If there is one thing that will help prolong the life of a company logo it is flexibility. A logo that is not versatile may present problems if you choose to head down an alternative marketing path in the future, so let’s have a look at what makes a versatile logo, and why it is important.
Look to the Future
In the years to come you naturally wish your business to expand. A logo needs to be able to cope with such expansion, and this is why many company logos are not representations of the product or service they provide. What we are saying is this: if you settle on a logo now that is a direct picture of your product – and many companies have in the past – what happens if, in the future, you branch out into a different area of business? Your customers put a lot of faith in a logo – after all it is there to remind them who they are – and may not realize that, in fact, you offer services other than that depicted. This is why abstract, non-representative logos are popular: they have an impact, stay in the mind, but do not restrict others into thinking you only operate in one area of commerce.
One suggestion is to give your company a personality, much as you have one as an individual; we all remain pretty much the same person throughout life, but we do tend to change in terms of appearance from time to time; just as a company may change its intentions from time to time. A good logo will transcend this, and will remain a part of your branding no matter which direction you take.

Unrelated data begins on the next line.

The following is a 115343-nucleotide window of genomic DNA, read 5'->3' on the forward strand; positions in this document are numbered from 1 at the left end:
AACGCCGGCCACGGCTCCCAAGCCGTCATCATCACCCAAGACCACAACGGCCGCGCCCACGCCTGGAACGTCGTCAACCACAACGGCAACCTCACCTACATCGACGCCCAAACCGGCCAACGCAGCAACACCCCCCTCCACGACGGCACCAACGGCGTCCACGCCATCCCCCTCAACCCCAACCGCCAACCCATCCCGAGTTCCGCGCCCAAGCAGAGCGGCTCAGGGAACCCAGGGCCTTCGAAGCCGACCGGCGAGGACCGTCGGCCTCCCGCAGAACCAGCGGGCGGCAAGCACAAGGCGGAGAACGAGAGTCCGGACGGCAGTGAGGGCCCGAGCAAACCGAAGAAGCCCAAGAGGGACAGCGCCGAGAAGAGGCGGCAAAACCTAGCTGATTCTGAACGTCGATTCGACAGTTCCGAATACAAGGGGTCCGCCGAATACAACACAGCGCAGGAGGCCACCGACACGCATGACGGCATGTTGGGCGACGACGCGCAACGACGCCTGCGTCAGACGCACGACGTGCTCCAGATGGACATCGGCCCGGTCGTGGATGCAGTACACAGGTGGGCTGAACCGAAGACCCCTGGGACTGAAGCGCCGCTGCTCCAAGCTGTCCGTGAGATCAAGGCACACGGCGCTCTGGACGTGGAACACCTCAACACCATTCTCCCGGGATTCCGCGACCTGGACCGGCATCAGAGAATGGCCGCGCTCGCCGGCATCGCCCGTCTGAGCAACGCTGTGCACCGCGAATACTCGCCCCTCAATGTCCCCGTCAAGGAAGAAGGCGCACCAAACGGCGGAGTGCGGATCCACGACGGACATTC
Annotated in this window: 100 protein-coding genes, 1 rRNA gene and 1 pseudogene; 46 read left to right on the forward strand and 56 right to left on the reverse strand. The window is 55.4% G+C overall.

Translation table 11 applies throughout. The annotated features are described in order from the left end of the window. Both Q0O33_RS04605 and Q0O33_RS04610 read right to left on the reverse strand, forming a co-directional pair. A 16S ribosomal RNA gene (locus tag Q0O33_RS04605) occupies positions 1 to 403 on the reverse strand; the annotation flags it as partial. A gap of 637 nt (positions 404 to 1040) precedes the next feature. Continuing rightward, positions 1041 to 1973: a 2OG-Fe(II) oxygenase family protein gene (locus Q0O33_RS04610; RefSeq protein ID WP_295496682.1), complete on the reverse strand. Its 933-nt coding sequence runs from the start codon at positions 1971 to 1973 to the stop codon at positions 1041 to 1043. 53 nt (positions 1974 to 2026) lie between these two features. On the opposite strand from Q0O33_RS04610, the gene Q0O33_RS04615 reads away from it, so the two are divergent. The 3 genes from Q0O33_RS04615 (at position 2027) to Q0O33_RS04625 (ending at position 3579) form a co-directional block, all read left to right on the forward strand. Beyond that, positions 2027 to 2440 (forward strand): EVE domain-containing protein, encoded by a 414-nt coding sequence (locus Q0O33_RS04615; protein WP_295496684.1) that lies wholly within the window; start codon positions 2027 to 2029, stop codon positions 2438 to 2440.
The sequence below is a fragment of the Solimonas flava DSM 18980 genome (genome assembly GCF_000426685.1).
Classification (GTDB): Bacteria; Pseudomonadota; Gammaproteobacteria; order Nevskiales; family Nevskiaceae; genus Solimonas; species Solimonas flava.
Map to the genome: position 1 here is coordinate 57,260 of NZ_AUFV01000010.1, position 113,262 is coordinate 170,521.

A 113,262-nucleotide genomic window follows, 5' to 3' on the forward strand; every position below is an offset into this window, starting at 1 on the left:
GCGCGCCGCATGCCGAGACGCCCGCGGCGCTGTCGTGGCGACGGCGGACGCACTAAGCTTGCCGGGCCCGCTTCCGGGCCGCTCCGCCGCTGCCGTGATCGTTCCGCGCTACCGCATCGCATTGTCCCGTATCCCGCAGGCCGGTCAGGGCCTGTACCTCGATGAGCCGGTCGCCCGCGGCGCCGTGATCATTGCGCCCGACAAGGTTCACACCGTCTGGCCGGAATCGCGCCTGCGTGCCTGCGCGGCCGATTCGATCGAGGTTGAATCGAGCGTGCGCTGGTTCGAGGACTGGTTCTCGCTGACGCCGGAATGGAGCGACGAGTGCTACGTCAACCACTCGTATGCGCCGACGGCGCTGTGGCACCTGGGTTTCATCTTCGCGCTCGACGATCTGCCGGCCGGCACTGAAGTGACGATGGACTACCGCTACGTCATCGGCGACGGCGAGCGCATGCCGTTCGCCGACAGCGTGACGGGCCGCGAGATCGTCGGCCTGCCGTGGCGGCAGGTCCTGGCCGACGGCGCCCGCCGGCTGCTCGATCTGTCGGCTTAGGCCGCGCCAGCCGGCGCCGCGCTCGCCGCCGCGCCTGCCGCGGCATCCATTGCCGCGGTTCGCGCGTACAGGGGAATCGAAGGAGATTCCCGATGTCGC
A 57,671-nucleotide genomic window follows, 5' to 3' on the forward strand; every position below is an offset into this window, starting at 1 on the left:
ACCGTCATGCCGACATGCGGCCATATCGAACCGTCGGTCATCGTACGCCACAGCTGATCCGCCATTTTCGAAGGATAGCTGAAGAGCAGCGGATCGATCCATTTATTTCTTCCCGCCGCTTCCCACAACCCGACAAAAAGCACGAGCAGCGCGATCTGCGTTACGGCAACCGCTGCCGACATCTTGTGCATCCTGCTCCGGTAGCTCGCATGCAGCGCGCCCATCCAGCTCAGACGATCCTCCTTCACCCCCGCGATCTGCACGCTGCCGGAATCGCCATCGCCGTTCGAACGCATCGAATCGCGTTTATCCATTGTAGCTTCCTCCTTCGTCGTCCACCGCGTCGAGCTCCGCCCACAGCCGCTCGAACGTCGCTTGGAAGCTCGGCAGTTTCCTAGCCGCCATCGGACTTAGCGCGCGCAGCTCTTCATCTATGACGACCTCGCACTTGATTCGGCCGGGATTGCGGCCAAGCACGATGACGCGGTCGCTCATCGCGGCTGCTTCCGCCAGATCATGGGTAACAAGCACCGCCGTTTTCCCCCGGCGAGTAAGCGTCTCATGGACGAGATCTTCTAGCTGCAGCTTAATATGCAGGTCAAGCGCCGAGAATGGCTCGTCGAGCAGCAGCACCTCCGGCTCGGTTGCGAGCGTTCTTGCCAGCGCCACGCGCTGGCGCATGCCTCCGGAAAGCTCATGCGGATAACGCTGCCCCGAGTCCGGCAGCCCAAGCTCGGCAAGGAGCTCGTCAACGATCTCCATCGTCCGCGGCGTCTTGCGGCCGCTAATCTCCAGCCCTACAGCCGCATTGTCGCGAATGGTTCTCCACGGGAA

Bear in Mind Variety of Use
There are some very basic rules about logo design that have always applied, and that still apply in general today. One is that you should have a logo that can be used right across your marketing material and other brand needs. It is all too easy to design a logo that looks great on a website but terrible on paper, or vice versa, and that is only the start of the problem. What if, in the future, you want to have the logo embroidered onto a uniform? Certain colours just do not translate. Special effects in printing and digital display may also not cross borders easily, and remember that you will likely need to use it in black and white at some point. Be careful to make sure your logo is not hampered in any of these circumstances.
Size is another consideration when considering logo design; small is beautiful is usually the ethos. It will be used in the main on letterheads, business cards and other stationery, as well as your website; however, there will be occasions when it may need to be enlarged, and it should also work on a bigger scale. The simplicity of the logo applies here, too: don’t get into a way of thinking that says your logo is somehow the integral part of your website. It’s not; it’s simply an identifier, a mark that tells people who you are. Keep it basic, memorable and versatile, and you have an effective logo design.
Detail is a problem when design such a logo; too much and it becomes cluttered, as well as difficult to scale to bigger sizes. The trick is, when you have the first draft of the logo, take away rather than adding to it. There will be plenty of superfluous elements in the initial logo design and, by taking a step back and considering what is needed and otherwise, you can begin to strip away the unnecessary detail.
By ensuring that your logo is simple you are also making it memorable; it also adds to its versatility. Consider that discussed above, and you will have a logo with a long shelf life.